As climate change continues to dominate the international environmental agenda, phenology – the study of the timing of recurring biological events – has received increasing research attention, leading to an emerging consensus that phenology can be viewed as an 'early warning system' for climate change impact. A multidisciplinary science involving many branches of ecology, geography and remote sensing, phenology to date has lacked a coherent methodological text. This new synthesis, including contributions from many of the world's leading phenologists, therefore fills a critical gap in the current biological literature.
Providing critiques of current methods, as well as detailing novel and emerging methodologies, Phenological Research, with its extensive suite of references, provides readers with an understanding of both the theoretical basis and the potential applications required to adopt and adapt new analytical and design methods. An invaluable source book for researchers and students in ecology and climate change science, Phenological Research also provides a useful reference for practitioners in a range of sectors, including human health, fisheries, forestry, agriculture and natural resource management.
1. Introduction and overview
2. Global Framework for data collection - data bases, data availability, future networks, online databases; E Koch
3. Seasonality as a core business of phenology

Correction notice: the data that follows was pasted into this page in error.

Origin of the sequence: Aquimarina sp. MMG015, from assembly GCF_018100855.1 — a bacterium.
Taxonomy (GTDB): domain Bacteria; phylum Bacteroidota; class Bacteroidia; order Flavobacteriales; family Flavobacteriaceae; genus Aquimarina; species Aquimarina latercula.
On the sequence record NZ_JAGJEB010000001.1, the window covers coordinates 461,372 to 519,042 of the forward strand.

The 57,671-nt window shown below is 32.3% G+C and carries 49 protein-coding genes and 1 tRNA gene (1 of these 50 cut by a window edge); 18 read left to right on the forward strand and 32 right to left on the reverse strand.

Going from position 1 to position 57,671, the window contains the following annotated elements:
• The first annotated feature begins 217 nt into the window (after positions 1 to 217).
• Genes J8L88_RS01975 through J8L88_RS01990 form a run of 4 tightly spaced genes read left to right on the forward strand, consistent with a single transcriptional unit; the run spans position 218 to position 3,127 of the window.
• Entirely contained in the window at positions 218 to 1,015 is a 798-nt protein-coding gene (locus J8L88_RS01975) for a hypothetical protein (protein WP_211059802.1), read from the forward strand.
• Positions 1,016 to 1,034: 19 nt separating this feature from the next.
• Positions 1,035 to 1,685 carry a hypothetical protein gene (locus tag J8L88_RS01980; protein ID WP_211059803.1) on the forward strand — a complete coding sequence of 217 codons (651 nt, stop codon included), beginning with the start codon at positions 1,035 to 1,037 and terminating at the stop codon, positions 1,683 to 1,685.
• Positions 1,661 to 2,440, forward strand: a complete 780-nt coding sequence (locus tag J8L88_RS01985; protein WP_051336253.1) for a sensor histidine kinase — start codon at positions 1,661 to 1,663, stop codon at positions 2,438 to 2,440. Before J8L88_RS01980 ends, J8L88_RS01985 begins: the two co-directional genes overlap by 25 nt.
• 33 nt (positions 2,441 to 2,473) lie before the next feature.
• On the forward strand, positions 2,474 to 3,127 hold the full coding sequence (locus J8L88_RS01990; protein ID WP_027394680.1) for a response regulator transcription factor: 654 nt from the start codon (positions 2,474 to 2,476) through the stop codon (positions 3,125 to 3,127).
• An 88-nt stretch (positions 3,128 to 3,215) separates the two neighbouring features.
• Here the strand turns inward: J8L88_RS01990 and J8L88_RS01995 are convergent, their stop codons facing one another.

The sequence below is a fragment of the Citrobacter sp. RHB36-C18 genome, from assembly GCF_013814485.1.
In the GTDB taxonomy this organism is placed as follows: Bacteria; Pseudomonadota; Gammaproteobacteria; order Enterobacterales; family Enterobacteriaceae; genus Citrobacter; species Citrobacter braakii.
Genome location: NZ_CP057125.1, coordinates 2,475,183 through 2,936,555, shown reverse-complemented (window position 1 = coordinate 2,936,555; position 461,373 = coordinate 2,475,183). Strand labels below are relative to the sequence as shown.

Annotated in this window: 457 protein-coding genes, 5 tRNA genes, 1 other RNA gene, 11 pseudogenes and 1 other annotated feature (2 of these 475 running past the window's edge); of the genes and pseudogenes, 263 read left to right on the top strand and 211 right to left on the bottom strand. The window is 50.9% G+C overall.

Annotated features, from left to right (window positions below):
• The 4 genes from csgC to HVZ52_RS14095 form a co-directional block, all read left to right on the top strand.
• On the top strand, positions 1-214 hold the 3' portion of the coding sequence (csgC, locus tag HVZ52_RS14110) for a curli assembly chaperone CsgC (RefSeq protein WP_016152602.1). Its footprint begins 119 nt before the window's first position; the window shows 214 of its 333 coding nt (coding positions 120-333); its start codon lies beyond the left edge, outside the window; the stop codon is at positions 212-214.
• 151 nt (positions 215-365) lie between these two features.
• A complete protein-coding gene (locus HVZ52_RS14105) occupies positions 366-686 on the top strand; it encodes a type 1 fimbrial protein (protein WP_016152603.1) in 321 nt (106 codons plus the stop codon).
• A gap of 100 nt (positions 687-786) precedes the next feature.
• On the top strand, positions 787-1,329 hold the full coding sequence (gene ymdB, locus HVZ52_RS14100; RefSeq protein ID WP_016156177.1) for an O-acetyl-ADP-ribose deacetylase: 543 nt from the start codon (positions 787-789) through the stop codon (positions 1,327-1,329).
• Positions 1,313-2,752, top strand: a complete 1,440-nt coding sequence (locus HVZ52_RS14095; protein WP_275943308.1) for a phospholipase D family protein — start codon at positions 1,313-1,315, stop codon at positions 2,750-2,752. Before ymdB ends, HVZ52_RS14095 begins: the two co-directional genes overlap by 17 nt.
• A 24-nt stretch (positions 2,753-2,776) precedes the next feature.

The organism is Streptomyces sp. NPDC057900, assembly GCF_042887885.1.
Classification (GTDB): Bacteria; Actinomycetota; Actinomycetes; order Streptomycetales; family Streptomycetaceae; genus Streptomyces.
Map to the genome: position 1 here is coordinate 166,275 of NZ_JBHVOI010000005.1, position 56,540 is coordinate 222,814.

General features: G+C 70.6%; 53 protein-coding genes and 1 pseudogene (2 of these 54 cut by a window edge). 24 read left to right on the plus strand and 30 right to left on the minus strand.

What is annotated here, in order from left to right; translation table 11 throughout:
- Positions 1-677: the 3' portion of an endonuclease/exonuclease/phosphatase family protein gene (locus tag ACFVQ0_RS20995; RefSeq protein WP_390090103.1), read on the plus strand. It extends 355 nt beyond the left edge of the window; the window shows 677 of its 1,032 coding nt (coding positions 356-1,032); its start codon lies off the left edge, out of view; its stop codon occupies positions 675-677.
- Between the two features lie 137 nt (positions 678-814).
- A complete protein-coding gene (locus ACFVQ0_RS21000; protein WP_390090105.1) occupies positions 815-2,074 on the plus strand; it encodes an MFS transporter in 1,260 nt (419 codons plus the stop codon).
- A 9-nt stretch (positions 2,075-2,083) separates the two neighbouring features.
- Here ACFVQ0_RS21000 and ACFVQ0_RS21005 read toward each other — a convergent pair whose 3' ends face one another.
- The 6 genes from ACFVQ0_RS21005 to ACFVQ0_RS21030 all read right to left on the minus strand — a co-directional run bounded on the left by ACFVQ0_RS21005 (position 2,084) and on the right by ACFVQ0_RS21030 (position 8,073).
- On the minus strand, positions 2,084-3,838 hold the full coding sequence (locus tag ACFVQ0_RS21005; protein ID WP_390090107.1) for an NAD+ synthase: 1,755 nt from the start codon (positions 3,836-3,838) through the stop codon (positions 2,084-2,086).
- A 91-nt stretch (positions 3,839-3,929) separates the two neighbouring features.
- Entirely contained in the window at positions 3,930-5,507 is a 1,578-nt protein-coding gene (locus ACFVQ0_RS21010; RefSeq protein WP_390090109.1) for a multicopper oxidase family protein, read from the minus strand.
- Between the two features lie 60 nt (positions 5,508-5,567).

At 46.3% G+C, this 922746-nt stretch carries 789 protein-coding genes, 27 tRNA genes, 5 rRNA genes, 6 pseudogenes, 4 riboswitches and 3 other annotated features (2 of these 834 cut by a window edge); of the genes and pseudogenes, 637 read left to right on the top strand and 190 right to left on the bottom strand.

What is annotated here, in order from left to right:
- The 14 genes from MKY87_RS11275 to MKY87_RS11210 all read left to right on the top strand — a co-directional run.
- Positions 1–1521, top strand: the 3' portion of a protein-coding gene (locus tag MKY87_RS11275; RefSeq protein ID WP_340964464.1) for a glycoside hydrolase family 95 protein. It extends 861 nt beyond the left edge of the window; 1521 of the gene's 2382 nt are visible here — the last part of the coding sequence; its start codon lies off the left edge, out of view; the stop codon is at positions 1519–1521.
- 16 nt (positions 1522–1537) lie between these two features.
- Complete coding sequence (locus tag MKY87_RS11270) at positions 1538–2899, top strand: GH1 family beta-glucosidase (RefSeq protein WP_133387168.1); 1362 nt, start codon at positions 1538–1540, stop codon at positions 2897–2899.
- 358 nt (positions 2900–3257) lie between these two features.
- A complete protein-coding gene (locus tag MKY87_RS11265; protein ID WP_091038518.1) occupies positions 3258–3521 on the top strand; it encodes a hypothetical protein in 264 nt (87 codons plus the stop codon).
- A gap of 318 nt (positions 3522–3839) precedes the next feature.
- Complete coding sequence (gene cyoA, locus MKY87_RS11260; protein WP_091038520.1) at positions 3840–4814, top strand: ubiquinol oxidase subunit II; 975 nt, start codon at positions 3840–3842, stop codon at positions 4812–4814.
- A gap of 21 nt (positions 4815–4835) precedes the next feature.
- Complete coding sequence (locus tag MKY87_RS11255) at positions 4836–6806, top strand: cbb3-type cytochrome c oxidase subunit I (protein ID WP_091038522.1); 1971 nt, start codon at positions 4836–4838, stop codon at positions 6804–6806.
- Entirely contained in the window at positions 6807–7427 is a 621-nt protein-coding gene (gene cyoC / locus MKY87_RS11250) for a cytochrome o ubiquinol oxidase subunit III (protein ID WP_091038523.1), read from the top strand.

4. Societal adaptation options to changes in phenology
5. The influence of sampling method, sample size, and frequency of observations on plant phenological patterns and interpretation in tropical forest trees
6. Regression and causality
7. Combining messy phenological time series
8. Phenology for topoclimatological surveys and large-scale mapping
9. Spatio-temporal statistical methods for modelling land surface phenology
10. Climate influences on the flowering phenology of four eucalypts: a GAMLSS approach
11. Bayesian methods in phenology
12. Smoothing methods
13. Accounting for correlated error structure within phenological data: a case study of trend analysis of snowdrop flowering
14. Modelling for the flowering of four eucalypt species using new mixture transition distribution models
15. Life history mediated responses to weather, phenology and large-scale population patterns
16. Applications of circular statistics in plant phenology: a case studies approach
17. Wavelet analysis of flowering and climate niche identification
18. Singular spectrum analysis: climate niche identification
19. Herbarium collections and photographic images: alternative data sources for phenological records
20. Meta-analysis and its applications in phenological research: a review and new statistical approaches
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